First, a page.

Prospect Heights

[Press Release] Adams names vague influence of “those outside the community” as reason why street safety projects are being halted

February 6, 2024

BROOKLYN — Yesterday afternoon, Mayor Adams addressed a question regarding the status of the stalled Underhill Avenue Bike Boulevard at his in-person media availability. His response, which negated rumors that he secretly met with opponents of the project, had extremely misleading implications tied to it, including that “those outside the community” might be “dictating what is going to happen on a local level.” In response to these comments, Gib Veconi, the Chair of Prospect Heights Neighborhood Development Council (PHNDC) — the local community development organization in Prospect Heights — has issued the following statement:

“The Mayor’s assertion that somehow there is an unusual outside influence impacting street redesigns in Prospect Heights is outrageous, and frankly, silly. Mayor Adams knows very well that PHNDC — an organization with twenty years of history in the neighborhood — is behind the push to get the project complete, along with thousands of other Prospect Heights residents. This has nothing to do with outsiders, and the Mayor is only fanning the flames of division with fear, when he should be trying to calm them with leadership.”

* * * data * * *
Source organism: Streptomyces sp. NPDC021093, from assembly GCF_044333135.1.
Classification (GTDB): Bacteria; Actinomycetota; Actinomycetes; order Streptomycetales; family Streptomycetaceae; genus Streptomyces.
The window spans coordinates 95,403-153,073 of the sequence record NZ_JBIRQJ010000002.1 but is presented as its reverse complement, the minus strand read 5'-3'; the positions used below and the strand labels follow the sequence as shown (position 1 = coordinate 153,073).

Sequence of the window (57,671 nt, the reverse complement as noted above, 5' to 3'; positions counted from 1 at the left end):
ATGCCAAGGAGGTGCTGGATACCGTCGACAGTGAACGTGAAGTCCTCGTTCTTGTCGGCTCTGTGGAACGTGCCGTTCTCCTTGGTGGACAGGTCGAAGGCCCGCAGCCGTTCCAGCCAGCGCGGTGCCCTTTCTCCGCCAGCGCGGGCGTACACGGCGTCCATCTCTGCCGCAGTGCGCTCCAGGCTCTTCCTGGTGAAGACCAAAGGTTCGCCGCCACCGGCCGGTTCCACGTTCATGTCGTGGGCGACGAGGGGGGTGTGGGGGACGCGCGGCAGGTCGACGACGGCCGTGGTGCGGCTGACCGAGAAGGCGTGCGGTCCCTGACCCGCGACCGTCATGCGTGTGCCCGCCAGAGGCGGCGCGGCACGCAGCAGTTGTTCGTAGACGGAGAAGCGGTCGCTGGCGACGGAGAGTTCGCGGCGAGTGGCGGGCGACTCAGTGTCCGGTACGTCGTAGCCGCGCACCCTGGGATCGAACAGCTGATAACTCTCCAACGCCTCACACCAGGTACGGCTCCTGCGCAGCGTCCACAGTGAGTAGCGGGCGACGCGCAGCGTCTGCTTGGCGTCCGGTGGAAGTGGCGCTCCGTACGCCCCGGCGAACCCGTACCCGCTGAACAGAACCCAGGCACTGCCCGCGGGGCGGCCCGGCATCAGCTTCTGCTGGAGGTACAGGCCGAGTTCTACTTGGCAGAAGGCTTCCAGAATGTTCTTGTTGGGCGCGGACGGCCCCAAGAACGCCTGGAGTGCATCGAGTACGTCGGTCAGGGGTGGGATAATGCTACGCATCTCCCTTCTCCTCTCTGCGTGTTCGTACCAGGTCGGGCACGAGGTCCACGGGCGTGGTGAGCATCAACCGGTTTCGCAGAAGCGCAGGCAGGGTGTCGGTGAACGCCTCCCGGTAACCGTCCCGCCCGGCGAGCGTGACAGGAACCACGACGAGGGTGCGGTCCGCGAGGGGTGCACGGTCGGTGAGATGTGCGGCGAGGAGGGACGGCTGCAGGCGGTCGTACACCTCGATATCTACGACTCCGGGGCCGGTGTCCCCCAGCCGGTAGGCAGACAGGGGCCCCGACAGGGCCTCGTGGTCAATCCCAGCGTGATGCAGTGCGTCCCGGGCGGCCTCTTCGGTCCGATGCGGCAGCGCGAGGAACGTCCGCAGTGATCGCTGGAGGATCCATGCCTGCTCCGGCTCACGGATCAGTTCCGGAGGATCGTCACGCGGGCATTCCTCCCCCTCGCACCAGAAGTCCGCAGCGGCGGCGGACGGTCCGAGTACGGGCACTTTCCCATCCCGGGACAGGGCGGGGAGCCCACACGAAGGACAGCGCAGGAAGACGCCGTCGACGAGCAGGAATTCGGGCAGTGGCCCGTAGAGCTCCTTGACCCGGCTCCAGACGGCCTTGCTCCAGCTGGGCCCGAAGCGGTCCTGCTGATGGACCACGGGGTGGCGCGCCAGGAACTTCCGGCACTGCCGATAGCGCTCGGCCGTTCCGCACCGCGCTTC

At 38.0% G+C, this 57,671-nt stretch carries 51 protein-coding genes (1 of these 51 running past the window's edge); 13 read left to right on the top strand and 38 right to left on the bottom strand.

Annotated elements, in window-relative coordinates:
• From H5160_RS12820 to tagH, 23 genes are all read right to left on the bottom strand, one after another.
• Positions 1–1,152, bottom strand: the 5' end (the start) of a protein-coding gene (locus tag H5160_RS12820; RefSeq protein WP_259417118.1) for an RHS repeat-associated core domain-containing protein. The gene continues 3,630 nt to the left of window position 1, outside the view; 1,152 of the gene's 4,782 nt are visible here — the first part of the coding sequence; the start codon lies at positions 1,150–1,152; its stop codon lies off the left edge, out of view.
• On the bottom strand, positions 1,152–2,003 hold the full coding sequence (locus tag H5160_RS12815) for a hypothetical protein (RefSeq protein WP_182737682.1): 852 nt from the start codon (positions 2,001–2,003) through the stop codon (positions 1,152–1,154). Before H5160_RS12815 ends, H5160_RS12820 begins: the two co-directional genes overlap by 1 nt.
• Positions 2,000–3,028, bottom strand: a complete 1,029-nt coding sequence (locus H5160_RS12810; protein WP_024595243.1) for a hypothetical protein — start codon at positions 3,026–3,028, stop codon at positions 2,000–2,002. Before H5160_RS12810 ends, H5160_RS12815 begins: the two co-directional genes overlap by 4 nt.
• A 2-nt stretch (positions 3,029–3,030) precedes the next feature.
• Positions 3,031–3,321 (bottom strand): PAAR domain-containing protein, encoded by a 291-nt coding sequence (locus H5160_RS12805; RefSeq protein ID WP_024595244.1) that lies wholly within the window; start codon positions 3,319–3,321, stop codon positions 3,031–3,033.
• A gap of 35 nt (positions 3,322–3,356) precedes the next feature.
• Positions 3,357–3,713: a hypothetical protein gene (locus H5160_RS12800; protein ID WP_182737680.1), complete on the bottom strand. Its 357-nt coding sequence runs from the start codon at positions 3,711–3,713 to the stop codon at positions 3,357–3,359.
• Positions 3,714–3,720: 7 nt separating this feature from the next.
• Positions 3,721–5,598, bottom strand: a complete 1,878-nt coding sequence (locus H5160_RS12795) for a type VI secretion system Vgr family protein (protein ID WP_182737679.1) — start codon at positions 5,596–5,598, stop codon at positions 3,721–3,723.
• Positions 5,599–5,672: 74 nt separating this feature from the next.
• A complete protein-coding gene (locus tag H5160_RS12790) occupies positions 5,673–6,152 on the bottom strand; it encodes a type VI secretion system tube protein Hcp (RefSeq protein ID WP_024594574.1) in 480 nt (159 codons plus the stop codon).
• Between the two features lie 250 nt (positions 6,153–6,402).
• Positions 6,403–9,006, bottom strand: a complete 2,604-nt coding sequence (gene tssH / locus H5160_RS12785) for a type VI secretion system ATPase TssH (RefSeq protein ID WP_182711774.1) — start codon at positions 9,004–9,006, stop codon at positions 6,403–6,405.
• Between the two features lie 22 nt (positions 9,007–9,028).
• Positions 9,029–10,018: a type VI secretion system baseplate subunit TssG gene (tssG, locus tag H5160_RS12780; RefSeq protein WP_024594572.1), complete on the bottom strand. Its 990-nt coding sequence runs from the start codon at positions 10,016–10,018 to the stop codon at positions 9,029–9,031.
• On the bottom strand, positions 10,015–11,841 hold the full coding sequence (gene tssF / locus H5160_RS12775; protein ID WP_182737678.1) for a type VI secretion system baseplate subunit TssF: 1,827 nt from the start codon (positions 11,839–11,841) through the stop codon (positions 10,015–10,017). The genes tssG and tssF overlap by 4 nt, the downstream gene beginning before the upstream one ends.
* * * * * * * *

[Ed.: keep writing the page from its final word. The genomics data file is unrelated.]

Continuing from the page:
There has been more City-run outreach done for the Underhill Avenue redesign than there has been for all other street safety initiatives in Prospect Heights combined. To date this outreach includes:

  • 2 online surveys conducted by DOT
  • 5 DOT on-street workshops
  • 4 presentations to the local community board
  • Door-to-door outreach on Underhill Avenue conducted by City Hall’s Community Affairs Division in November, 2023

The results of this outreach have been overwhelmingly clear, with DOT’s own surveys finding 86% of residents support permanent changes to make Underhill and Vanderbilt Avenues pedestrian and/or cycling priority corridors while only 10% of survey respondents want to drive on the street.

In addition to City-run outreach, the Streets for People petition, launched by PHNDC last September to gauge local support for the bike boulevard and similar projects, now has collected over 3,200 signatures, 74% of which are from Prospect Heights and surrounding neighborhoods. 

Mayor Adams also cited concerns about the redesign impeding vehicular traffic, including that of emergency vehicles, despite the fact that FDNY Borough Command already approved the design. Additional evidence that the new Underhill Avenue design does not impede traffic can be seen here.

“If the Mayor truly cared about our community — which includes a rapidly growing number of seniors and children — this project would have moved forward months ago. Instead, we’re still fighting for street safety improvements while the Mayor fuels polarization by speculating about non-existent ‘outsiders’,” added Veconi.

Mayor Adams has cited numerous other reasons for halting street redesign projects in the past, including:

This is the first time the Mayor has stated outright concern about supposed groups of outsiders conspiring to influence street projects.

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